Our final course was the duck stir-fried noodles. From a list of about four different types of noodles, we chose the hand-made noodles which resembled Shanghai noodles. It was a simple dish comprising of slippery wheat noodles, shredded duck meat (again, from the remnants of the peking duck), bamboo shoots and mushrooms. On paper, it would have been THE dish to set my loins on fire. I mean, I LOVE noodles, I love bamboo shoots and I love mushrooms. In reality? Well, the noodles were fine but could have done with a bit more taste – the sauce was verging on bland. Oh well.

The food was great and the waiters did try their best to cater to a full dining room on a Saturday evening. What didn’t really impress us, however, was the fact that we were kept waiting for our change for fifteen or so minutes. Granted, it wasn’t a lot of change and yeah, any normal person would have just shrugged and left but c’mon, it was the principle of it. I would definitely return for another round of peking duck, especially given how close this place is to my house. Like I said, it’s not THE best peking duck I’ve ever had but it’s certainly up there.  Taking into consideration the quality for the price we paid, I wouldn’t hesitate to recommend this place to any idiot who doesn’t mind a good piece of duck.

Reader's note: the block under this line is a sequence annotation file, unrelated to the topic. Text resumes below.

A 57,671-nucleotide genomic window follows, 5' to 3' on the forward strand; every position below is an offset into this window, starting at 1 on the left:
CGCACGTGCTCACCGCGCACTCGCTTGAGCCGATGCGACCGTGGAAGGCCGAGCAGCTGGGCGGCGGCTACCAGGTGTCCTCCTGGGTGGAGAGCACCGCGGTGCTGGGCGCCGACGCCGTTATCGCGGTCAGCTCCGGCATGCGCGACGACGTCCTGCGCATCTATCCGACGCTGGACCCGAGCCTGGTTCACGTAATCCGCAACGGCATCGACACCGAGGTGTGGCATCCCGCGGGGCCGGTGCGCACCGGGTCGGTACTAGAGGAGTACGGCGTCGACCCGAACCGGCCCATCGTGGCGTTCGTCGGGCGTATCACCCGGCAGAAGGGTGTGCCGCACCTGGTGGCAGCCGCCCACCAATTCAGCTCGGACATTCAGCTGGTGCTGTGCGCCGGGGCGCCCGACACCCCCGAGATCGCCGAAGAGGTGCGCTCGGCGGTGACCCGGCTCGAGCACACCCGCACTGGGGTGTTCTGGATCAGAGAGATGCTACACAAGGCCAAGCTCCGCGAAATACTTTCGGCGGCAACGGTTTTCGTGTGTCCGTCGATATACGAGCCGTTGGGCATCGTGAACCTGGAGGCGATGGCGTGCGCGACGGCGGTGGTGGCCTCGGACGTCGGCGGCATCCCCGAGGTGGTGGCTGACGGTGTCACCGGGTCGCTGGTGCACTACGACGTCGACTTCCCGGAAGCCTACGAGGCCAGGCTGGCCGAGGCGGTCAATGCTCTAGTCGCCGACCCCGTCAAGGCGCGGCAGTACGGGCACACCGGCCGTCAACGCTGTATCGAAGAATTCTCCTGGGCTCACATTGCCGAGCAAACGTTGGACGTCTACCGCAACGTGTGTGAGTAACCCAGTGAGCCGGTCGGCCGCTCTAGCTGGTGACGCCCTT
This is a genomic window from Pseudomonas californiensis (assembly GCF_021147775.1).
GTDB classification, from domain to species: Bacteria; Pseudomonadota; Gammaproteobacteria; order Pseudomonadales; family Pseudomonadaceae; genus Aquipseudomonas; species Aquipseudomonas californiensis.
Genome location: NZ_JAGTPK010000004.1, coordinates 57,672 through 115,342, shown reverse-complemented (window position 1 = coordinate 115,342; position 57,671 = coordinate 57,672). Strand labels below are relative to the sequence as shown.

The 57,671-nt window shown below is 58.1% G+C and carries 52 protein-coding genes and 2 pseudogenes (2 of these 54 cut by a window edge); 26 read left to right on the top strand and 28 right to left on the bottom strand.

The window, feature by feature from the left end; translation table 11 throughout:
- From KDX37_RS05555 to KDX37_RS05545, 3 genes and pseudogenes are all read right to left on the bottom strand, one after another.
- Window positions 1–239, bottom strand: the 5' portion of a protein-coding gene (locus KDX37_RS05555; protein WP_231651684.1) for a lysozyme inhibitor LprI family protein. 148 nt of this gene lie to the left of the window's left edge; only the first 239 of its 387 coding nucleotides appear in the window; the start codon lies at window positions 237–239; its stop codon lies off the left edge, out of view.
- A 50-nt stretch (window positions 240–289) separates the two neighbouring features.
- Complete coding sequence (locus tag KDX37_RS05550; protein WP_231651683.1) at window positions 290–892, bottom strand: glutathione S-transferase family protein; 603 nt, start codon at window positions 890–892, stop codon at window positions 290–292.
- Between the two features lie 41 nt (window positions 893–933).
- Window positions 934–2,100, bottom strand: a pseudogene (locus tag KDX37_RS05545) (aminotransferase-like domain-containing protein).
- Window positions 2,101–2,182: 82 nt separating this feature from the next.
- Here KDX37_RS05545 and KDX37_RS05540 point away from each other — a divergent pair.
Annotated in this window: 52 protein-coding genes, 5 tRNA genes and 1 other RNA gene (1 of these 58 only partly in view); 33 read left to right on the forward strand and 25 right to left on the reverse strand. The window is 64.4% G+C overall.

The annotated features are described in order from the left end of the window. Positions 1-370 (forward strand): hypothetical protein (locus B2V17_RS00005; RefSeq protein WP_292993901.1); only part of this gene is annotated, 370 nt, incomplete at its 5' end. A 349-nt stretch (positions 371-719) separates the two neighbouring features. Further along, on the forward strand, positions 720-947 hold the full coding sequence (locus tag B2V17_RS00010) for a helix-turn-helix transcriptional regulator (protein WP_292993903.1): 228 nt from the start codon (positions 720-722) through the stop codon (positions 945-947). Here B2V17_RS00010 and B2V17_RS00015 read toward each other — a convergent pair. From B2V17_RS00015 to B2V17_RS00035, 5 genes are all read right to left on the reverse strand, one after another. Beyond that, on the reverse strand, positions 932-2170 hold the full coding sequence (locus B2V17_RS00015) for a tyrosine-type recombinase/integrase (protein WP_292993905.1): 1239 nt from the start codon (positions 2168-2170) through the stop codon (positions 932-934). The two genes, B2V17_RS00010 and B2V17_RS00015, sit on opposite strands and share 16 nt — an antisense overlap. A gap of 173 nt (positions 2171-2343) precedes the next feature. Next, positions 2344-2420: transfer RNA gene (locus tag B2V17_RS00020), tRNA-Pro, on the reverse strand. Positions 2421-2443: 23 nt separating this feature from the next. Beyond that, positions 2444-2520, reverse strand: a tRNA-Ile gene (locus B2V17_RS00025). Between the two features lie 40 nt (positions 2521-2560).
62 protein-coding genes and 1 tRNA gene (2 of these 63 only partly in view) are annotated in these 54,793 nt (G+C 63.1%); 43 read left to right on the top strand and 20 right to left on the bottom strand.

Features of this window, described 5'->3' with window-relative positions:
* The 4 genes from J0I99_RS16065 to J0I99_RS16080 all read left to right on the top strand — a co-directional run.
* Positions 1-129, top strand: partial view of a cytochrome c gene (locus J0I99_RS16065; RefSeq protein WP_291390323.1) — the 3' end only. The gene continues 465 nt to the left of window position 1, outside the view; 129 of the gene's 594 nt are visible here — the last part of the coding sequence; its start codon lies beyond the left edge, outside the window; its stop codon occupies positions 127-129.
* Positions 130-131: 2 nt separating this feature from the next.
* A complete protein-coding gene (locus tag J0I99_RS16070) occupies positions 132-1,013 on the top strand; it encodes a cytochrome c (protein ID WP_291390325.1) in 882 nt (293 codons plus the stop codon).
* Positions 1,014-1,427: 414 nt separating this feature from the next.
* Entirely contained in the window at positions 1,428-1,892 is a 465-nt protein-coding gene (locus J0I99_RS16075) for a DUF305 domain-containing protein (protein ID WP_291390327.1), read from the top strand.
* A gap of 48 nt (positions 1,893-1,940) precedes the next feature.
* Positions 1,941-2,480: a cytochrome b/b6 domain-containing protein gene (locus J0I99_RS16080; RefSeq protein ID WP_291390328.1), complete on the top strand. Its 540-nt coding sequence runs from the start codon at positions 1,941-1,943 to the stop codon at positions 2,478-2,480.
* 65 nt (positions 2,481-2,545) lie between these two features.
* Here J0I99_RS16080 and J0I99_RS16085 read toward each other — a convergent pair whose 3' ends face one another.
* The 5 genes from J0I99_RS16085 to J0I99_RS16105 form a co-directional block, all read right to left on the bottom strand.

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  1. Love this place. Its totally worth trekking out to Box Hill to see Simon. Last time I was there he also told a few old women to never come back again after they dissed his jokes. Love the drama

  2. Love Simon’s.. he is so god damn funny… and such bad jokes too.. ahahaha… I’ve been here 3-4 times and have loved each time.. Yayy!

    1. oh really? Simon Lay was so rude to me. He made my son upset when he yelled at my son just because he doesn’t know how to do a duck wrap. Simon is not nice to children.

      1. I know that Simon’s a bit of a character and certainly not everyone’s cup of tea but I was shocked to hear about your son’s experience. Did he apologise? Did you complain?

  3. I wanna take mum there for Mom’s Day!!!!
    Would you believe I have NEVER had peking duck????
    I used to think that peking duck was roast duck, and everytime I had roast duck, I’d say I had peking duck.

    1. Yes, take your mum there! (speaking of which, you just reminded me that I need to find a restaurant for Mother’s Day)

      Hehe personally I think Peking duck > roast duck but I’ll leave it up to you to decide 🙂 Let me know what you think 🙂

  4. Simon was very rude to me! He em brassed me in front of my friends and called me names like stupid boy just because i cannot do a duck wrap. also Simon has a strong odour and he smells very bad. I will never come to this restaurant ever again.